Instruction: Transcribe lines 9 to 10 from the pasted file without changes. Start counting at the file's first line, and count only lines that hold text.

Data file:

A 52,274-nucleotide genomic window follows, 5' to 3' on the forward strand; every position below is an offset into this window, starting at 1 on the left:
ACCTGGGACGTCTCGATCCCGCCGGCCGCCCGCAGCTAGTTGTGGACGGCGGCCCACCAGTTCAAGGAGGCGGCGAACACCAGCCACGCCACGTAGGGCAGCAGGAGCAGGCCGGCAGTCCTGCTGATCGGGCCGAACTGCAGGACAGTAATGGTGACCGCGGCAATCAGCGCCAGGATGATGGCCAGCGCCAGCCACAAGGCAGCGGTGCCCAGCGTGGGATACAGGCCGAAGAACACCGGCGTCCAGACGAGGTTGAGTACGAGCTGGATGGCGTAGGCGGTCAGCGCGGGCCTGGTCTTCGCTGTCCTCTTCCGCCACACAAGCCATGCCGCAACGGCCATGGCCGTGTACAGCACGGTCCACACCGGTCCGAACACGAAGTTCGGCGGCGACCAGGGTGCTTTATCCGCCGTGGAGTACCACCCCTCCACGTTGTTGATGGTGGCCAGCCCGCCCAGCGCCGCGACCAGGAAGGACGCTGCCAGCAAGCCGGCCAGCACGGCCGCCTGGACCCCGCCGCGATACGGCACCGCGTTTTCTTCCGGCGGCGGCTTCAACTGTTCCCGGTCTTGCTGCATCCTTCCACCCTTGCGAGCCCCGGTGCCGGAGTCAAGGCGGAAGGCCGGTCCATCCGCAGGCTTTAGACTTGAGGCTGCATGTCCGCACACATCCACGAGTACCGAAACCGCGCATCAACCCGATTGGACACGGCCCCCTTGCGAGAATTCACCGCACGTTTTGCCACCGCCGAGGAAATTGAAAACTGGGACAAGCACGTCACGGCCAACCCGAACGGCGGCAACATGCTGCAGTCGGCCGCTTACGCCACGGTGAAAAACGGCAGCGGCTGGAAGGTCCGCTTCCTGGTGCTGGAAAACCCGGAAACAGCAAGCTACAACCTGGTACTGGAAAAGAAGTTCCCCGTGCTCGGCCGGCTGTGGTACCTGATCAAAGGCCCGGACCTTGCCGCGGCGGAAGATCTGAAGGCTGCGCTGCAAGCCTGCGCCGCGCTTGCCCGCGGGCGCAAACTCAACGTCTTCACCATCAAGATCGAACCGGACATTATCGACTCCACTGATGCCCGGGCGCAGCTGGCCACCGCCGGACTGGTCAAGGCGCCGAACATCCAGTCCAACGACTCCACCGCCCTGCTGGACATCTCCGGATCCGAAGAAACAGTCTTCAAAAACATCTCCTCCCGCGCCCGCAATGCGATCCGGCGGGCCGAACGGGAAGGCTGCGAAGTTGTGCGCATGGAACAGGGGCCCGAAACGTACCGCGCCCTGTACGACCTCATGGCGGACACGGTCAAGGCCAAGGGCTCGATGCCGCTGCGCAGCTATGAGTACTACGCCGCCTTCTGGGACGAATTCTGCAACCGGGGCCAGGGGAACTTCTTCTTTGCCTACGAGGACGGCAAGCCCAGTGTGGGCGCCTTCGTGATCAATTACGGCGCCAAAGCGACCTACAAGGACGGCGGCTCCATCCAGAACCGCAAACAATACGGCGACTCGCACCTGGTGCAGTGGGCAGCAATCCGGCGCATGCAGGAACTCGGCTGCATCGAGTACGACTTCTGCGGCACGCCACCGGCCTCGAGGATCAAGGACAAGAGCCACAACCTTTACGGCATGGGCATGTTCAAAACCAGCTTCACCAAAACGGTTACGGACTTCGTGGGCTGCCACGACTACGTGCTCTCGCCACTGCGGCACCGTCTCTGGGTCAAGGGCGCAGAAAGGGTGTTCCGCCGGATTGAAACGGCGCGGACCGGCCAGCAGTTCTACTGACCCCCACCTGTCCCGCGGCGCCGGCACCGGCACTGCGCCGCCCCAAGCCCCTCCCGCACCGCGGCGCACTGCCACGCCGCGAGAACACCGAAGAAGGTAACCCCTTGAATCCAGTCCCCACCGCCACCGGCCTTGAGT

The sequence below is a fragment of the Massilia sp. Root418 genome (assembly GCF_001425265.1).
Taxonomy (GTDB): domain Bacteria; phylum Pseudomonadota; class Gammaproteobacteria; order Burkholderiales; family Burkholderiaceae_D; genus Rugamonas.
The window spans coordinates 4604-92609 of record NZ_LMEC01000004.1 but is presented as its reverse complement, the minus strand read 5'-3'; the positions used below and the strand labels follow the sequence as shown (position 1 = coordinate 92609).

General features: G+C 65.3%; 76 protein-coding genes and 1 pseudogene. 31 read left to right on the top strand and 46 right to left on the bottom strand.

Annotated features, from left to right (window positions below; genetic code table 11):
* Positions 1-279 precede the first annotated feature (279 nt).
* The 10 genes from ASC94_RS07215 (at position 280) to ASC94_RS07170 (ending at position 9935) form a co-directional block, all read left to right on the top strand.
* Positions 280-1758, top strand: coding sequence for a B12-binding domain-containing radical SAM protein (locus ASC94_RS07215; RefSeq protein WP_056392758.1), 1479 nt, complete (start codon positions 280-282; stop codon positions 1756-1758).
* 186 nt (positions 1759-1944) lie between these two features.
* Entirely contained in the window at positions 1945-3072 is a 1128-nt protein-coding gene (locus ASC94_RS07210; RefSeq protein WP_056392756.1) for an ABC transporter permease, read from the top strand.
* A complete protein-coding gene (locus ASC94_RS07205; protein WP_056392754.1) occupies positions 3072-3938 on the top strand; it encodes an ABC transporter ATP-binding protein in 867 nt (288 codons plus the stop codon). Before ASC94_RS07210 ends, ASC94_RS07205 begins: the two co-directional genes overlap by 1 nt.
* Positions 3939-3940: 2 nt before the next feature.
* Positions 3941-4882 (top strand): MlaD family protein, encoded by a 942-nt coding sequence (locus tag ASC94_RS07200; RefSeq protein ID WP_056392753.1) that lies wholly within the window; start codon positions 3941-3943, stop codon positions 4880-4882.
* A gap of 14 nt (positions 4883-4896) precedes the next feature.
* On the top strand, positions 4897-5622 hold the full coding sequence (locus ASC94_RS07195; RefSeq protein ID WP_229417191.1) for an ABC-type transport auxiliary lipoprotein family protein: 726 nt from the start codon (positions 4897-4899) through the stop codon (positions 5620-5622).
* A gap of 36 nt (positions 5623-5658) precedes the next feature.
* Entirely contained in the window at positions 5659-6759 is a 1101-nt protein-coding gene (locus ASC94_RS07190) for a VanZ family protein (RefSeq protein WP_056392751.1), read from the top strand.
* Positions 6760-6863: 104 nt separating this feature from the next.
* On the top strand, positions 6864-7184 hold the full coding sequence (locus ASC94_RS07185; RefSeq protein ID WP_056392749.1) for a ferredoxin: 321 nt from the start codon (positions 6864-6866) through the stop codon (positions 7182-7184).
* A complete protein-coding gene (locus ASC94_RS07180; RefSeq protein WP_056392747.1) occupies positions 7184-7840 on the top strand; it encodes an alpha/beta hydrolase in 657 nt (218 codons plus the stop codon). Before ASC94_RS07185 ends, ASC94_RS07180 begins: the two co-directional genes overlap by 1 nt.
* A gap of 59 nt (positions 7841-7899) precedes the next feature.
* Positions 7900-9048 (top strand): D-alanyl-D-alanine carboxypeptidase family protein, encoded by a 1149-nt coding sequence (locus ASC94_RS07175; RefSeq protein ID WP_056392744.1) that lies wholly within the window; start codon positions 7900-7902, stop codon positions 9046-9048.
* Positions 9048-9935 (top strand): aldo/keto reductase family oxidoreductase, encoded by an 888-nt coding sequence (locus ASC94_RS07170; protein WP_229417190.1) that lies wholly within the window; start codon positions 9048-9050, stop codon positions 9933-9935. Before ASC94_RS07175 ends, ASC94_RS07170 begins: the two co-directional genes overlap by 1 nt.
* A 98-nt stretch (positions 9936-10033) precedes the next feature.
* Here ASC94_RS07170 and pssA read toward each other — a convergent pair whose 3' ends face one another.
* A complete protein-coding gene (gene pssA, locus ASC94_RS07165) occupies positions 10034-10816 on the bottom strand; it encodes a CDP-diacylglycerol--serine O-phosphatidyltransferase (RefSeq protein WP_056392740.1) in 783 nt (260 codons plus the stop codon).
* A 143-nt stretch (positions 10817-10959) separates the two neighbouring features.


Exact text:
* The 10 genes from ASC94_RS07215 (at position 280) to ASC94_RS07170 (ending at position 9935) form a co-directional block, all read left to right on the top strand.
* Positions 280-1758, top strand: coding sequence for a B12-binding domain-containing radical SAM protein (locus ASC94_RS07215; RefSeq protein WP_056392758.1), 1479 nt, complete (start codon positions 280-282; stop codon positions 1756-1758).